Here’s where Chapter 13 cramdown comes to the rescue. Since all the debts are nonpriority, the creditors have to accept payment of $250/ month, equal to just under 20% of what is owed. This includes the IRS, which will get approximately $6,000 on its $30,000 claim. The rest of what is owed gets dismissed when the Chapter 13 bankruptcy concludes (remember, 36 to 60 months) by operation of the bankruptcy cramdown laws. The balance that is not paid by the monthly payments—taxes, credit cards, medical bills—is discharged by the bankruptcy court, with an entry then made by the IRS in its books after the bankruptcy, reducing the account balance to zero.

3. Chapter 13 Also Results in a Payment Option that Shortens the IRS Collection Timeframe

Chapter 13 also shortens the length of repayment. As mentioned, Chapter 13 lasts between 36 to 60 months. By comparison, the IRS has up to twice as long to collect: 10 years/120 months, starting when the tax returns were filed and the amount was first owed. An installment agreement negotiated with the IRS that pays $250/month on a $30,000 liability will linger until the IRS collection timeframe expires (10 years). Interest and penalty accruals will eat up the payment. By comparison, this $250/month payment, when funneled through a Chapter 13 bankruptcy, will take between 36 to 60 months to complete if the taxes are eligible for cramdown. Chapter 13 bankruptcy can save time in comparison to IRS-negotiated installment agreements.

4. Another Chapter 13 Benefit: A Payment Option That Stops the Accrual of Interest and Penalties

Next to “Can I settle my debts with the IRS?,” the most popular question of a taxpayer in distress is, “How do I make the interest and penalties go away?” And these questions lead to another popular question: "Can bankruptcy solve my tax problems?"

The answer to the frustration caused by interest and penalty accruals is once again solved by Chapter 13 bankruptcy. Chapter 13 (named after the thirteenth chapter in the bankruptcy code, which contains the laws governing this type of bankruptcy) can stop the accrual of IRS interest and penalties in payment plans, which can be a tremendous savings of not only money but time.

As a general rule, interest and penalty accruals will double the amount owed every five years, making it impossible for a successful tax debt payoff with most IRS-approved installment agreements.

By comparison, a Chapter 13 bankruptcy can stop the interest and penalty accruals. That means the monthly payment goes to what was owed, not what will be owed.

5. When There Is No Ability to Make Payment, Chapter 7 Bankruptcy Provides an Option to IRS Uncollectible Status

If you can demonstrate that you have no ability to pay your debt to the IRS, they can agree to temporarily forbear on collection-enforcement activity. “Uncollectible” is the technical term the IRS uses when it places an account in financial hardship status.

With 10 years to collect the liability, the uncollectible status can linger on during that timeframe, or the IRS may review the account every two years, or request new financial disclosures on the ability to pay if there are indicators that income has been increasing. Uncollectible status is a temporary reprieve from IRS collections. The reprieve can be made permanent with Chapter 7 bankruptcy.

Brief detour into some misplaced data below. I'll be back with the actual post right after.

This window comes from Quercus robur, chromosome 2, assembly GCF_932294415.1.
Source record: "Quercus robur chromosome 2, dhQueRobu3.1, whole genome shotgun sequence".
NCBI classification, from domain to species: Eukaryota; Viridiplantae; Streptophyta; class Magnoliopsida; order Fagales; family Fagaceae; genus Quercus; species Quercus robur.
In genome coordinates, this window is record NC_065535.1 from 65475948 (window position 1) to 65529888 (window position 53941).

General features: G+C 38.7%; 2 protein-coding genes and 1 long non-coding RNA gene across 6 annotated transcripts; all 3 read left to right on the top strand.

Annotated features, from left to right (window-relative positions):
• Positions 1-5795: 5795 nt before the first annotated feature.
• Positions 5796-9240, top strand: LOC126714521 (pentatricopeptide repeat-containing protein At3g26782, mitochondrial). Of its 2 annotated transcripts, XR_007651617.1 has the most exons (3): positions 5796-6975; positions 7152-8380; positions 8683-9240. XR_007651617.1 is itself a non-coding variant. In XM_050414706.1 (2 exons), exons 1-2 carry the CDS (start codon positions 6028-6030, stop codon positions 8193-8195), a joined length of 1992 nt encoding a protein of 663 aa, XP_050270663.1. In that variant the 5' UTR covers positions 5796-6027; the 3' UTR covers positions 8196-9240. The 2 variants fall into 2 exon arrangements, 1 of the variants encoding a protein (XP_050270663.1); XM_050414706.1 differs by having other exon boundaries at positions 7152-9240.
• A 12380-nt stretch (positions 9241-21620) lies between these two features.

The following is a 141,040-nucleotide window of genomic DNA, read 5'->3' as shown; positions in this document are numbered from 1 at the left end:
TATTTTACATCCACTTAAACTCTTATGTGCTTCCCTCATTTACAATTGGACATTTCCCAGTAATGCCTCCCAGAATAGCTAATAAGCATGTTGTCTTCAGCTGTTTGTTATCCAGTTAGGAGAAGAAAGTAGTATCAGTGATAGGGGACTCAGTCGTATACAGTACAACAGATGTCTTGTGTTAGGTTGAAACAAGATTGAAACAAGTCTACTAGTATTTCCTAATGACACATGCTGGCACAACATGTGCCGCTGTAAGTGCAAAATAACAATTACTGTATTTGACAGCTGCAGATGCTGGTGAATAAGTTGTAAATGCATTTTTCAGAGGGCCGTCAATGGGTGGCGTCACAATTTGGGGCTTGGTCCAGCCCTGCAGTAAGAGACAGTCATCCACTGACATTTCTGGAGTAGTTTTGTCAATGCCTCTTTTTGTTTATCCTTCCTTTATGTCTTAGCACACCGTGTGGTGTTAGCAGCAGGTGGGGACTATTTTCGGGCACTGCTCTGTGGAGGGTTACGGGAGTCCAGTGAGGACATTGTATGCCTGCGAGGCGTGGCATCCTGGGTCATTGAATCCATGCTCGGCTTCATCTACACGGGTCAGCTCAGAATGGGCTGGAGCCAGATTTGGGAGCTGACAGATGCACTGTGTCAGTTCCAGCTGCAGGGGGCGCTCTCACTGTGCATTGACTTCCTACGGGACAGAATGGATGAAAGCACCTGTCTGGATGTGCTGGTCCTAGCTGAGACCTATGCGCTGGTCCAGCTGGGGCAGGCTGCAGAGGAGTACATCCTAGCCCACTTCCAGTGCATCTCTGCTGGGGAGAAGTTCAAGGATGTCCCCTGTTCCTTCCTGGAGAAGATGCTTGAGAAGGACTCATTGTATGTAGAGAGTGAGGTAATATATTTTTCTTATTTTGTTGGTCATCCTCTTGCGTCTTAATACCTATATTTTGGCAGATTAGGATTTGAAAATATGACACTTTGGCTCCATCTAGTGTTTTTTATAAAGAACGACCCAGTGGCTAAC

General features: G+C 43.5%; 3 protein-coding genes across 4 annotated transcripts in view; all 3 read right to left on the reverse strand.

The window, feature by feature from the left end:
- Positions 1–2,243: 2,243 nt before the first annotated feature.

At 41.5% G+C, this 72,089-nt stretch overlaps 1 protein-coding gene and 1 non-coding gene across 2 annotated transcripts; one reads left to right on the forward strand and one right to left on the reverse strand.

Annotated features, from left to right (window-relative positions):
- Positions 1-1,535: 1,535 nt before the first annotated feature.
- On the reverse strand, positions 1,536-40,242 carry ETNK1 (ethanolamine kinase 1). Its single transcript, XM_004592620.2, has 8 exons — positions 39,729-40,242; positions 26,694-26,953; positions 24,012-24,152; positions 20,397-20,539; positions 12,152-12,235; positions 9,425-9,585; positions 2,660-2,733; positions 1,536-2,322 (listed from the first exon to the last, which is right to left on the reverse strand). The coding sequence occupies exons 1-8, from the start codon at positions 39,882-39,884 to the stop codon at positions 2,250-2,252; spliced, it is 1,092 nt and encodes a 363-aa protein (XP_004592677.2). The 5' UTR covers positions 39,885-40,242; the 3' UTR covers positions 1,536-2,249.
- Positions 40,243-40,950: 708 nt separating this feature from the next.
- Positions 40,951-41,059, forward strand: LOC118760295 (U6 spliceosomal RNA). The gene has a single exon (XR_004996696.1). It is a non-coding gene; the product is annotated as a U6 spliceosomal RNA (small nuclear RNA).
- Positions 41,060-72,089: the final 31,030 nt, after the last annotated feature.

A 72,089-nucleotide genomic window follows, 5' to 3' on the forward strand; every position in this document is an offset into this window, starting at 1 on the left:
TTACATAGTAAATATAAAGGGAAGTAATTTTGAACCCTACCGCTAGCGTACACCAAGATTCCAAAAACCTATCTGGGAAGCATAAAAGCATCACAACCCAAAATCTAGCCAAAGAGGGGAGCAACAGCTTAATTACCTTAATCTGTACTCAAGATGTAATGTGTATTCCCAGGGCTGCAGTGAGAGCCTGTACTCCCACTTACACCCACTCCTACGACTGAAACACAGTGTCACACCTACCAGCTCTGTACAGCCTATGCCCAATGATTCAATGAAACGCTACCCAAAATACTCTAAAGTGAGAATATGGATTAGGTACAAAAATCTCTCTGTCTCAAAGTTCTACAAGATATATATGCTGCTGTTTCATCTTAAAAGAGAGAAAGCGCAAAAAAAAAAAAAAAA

A Chapter 7 bankruptcy is the complete opposite of a Chapter 13 bankruptcy. Chapter 13 is for those with cash flow, and it imposes a repayment plan on the IRS. Chapter 7 is for those without cash flow, and it eliminates any nonpriority tax debt (taxes that have aged a little) without having to make any repayment of the liability.

Chapter 7 works best under the same circumstances that make an account uncollectible: no cash flow and assets that have no or minimal equity. The same bankruptcy schedules of income and expenses and assets and liabilities that are used for a Chapter 13 are used for a Chapter 7; but in Chapter 7, there is no cash flow for a repayment plan. Because the taxes cannot be repaid, and if they have nonpriority status, they are eliminated by bankruptcy law without payment. And Chapter 7 usually lasts 4 to 6 months, making it quick, efficient, and a lot shorter than IRS uncollectible status. 

6. Chapter 7 Bankruptcy Can Be Used as Leverage in an OIC

Sec. of the Internal Revenue Manual (IRM) permits the IRS to consider the impact of a potential bankruptcy on the settlement value of an OIC. In other words, if bankruptcy is a real option and could eliminate everything that is owed to the IRS, but you want to avoid it if possible, tell the IRS that you are considering bankruptcy, and then show IRS what they would get if a bankruptcy was filed. (you can see how complex these things can get, in negotiating with the IRS, and that's where having a top-notch Tax Attorney at your side through the process comes in handy...significantly. Contact me today for a FREE consultation)

If you are considering a Chapter 7, the IRM (Internal Revenue Manual) instructs the offer investigator to consider reducing the value of future income to reflect that a bankruptcy could eliminate the liability without any recovery. Bankruptcy can be used as leverage in reducing the value of an Offer In Compromise (OIC).

7. Bankruptcy Provides a Desirable Alternative to an OIC